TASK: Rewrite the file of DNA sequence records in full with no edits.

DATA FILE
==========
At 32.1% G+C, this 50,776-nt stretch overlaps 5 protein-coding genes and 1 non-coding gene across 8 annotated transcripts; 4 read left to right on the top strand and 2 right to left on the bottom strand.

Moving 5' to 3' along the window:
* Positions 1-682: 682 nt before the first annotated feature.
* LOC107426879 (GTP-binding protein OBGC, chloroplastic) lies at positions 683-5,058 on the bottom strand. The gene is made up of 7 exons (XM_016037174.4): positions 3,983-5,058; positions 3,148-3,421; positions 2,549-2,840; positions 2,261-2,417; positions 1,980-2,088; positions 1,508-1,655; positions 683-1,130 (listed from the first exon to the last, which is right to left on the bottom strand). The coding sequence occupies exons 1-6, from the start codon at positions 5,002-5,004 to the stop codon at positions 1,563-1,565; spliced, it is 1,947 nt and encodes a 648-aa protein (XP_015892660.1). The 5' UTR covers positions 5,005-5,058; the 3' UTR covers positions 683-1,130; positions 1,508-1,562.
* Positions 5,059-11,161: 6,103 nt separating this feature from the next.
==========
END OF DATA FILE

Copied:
At 32.1% G+C, this 50,776-nt stretch overlaps 5 protein-coding genes and 1 non-coding gene across 8 annotated transcripts; 4 read left to right on the top strand and 2 right to left on the bottom strand.

Moving 5' to 3' along the window:
* Positions 1-682: 682 nt before the first annotated feature.
* LOC107426879 (GTP-binding protein OBGC, chloroplastic) lies at positions 683-5,058 on the bottom strand. The gene is made up of 7 exons (XM_016037174.4): positions 3,983-5,058; positions 3,148-3,421; positions 2,549-2,840; positions 2,261-2,417; positions 1,980-2,088; positions 1,508-1,655; positions 683-1,130 (listed from the first exon to the last, which is right to left on the bottom strand). The coding sequence occupies exons 1-6, from the start codon at positions 5,002-5,004 to the stop codon at positions 1,563-1,565; spliced, it is 1,947 nt and encodes a 648-aa protein (XP_015892660.1). The 5' UTR covers positions 5,005-5,058; the 3' UTR covers positions 683-1,130; positions 1,508-1,562.
* Positions 5,059-11,161: 6,103 nt separating this feature from the next.